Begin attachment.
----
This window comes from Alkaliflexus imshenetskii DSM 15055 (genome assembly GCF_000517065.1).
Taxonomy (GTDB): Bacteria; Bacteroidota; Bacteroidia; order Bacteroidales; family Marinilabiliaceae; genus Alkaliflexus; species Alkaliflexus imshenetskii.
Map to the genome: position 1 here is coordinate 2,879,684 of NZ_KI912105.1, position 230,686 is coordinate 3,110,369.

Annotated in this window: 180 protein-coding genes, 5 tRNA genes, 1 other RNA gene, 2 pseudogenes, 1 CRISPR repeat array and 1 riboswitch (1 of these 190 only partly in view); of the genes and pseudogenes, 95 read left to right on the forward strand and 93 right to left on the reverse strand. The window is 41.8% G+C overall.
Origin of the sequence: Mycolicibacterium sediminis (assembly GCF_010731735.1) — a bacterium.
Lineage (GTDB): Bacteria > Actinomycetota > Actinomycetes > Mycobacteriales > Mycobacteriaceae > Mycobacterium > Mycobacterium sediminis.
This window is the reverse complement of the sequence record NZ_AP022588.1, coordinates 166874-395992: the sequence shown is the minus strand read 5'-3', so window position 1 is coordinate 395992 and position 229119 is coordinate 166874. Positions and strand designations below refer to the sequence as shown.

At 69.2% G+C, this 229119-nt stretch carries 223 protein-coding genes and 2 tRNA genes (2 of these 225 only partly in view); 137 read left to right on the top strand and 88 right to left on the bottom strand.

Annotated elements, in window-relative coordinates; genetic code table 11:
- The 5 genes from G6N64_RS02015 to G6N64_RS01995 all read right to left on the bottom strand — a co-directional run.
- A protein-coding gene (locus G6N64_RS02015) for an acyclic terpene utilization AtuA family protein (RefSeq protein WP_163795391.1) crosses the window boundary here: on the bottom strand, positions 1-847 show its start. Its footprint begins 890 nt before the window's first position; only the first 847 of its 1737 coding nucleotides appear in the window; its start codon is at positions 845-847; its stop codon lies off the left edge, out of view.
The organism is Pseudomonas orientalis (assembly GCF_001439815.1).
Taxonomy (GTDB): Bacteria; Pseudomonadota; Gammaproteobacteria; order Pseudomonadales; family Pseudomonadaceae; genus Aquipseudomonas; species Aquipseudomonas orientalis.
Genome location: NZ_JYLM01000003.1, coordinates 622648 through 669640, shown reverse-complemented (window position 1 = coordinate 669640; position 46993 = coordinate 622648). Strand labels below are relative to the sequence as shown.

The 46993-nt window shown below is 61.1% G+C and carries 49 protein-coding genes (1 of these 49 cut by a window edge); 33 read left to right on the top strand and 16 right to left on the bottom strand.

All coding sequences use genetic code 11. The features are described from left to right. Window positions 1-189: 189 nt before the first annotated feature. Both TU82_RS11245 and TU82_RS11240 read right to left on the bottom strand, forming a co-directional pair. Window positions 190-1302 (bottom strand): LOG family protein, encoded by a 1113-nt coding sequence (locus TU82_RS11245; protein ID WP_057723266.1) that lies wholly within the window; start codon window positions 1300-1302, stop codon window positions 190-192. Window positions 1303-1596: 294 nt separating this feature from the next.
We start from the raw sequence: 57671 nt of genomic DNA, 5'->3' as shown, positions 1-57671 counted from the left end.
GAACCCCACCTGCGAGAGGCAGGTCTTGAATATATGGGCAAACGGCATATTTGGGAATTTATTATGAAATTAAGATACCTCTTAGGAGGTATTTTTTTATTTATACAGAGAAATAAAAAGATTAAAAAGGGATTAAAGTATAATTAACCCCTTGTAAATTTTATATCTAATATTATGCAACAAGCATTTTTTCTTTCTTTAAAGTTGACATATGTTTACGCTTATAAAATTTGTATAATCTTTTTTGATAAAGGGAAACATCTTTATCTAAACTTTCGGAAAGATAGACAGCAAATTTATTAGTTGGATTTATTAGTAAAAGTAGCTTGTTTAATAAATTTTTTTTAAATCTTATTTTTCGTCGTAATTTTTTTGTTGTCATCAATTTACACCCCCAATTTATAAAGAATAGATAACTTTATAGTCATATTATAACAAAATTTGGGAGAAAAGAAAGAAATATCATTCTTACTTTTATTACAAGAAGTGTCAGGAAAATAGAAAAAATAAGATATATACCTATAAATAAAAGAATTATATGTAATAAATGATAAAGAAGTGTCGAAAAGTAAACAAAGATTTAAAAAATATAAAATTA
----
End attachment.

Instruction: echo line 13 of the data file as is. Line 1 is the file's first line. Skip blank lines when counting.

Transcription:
Taxonomy (GTDB): Bacteria; Pseudomonadota; Gammaproteobacteria; order Pseudomonadales; family Pseudomonadaceae; genus Aquipseudomonas; species Aquipseudomonas orientalis.